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Profile: Dr. Laura La Manna, software engineer at TeamSystem

Women in Tech: “If no one gives you the right possibility to grow, you must create it alone.”

Chris Stewart
women in tech

Women are underrepresented in the tech sector —myth or reality? Three years ago, we launched a diversity series aimed at bringing the most inspirational and powerful women in the tech scene to your attention. Today, we’d like you to meet Dr. Laura La Manna, software engineer at TeamSystem.

A research study by The National Center for Women & Information Technology showed that “gender diversity has specific benefits in technology settings,” which could explain why tech companies have started to invest in initiatives that aim to boost the number of female applicants, recruit them in a more effective way, retain them for longer, and give them the opportunity to advance. But is it enough?

Three years ago, we launched a diversity series aimed at bringing the most inspirational and powerful women in the tech scene to your attention. Today, we’d like you to meet Dr. Laura La Manna, software engineer at TeamSystem.

I’m a software engineer, an expert of DevOps and Agile methodologies of team management. I develop cloud women in techapplications and I have been designing and developing Service Oriented and Cloud-based applications since 2010. I’m one of the co-founders of the OrangeDotNet community. I organize and deliver events and seminars about C#, Azure, Asp.Net, ALM. I have been the recipient of the Microsoft MVP award from 2012 to 2016.

What first got you interested in tech?

Actually my first interest wasn’t for technology but for maths, then I discovered programming languages and thus, computers.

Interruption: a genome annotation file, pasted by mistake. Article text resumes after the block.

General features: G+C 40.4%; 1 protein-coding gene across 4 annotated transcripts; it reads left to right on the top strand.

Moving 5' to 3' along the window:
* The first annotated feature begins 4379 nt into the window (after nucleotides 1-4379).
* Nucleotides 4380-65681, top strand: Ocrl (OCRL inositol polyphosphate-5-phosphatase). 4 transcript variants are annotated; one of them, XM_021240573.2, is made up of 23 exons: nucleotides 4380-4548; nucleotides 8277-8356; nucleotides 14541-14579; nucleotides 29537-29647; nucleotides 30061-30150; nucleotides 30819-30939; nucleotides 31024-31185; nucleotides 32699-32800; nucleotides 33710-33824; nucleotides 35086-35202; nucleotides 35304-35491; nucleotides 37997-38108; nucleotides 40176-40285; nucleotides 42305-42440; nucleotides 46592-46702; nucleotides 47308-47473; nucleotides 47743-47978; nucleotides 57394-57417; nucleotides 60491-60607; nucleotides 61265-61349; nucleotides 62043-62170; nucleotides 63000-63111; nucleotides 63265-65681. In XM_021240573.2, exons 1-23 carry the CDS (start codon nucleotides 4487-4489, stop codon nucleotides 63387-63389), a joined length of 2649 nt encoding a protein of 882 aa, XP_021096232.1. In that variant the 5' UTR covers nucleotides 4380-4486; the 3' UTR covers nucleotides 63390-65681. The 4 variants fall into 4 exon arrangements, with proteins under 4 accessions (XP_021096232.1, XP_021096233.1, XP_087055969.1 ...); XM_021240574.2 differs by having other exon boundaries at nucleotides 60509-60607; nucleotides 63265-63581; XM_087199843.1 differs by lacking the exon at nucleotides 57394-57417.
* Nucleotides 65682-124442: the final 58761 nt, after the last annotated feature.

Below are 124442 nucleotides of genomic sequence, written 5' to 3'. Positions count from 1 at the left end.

How did you end up in your career path? What obstacles did you have to overcome?

When I was finishing high school, I thought that being a lawyer could be my path. But the thought that I would never study math again, made me sad. So at the end of the summer of my high school exam, I went to the Engineering faculty and I enrolled. After graduation I started to work in software design and development, and I have loved what I do, so much that I founded a technology community, OrangeDotNet, to shared knowledge about software development, through live events in my town, Catania, but also shared content online. So in this way, only for passion, I started my experience as a speaker.

But it’s not always simple to find the right balance between work and life, especially after the born of my first kid. But, on the other hand I always had the support of my mother, when I was a student, and then of my husband that has always believed in me and all my choices.

Did you receive support from your family and friends? Do you have a role model?

As said before, my mother supported me during the university, simply not by asking anything, but creating a quiet environment for me to study in. She always believed in me. My mother was an important model. She was a simple Sicilian housewife, but the determination and dignity with which she faced every life challenge was the greatest example for me to follow.

Moreover today, without a right family organization with my husband it wouldn’t be possible for me to have a full-time job, and all the activities that surround it.

My mother was an important model. She was a simple Sicilian housewife, but the determination and dignity with which she faced every life challenge was the greatest example for me to follow.

Did someone ever try to stop you from learning and advancing in your professional life?

In my experience, no one tried to stop my professional growth, but sometimes it was the environment and culture around me that had some impact to my ambitions, especially after the kids were born.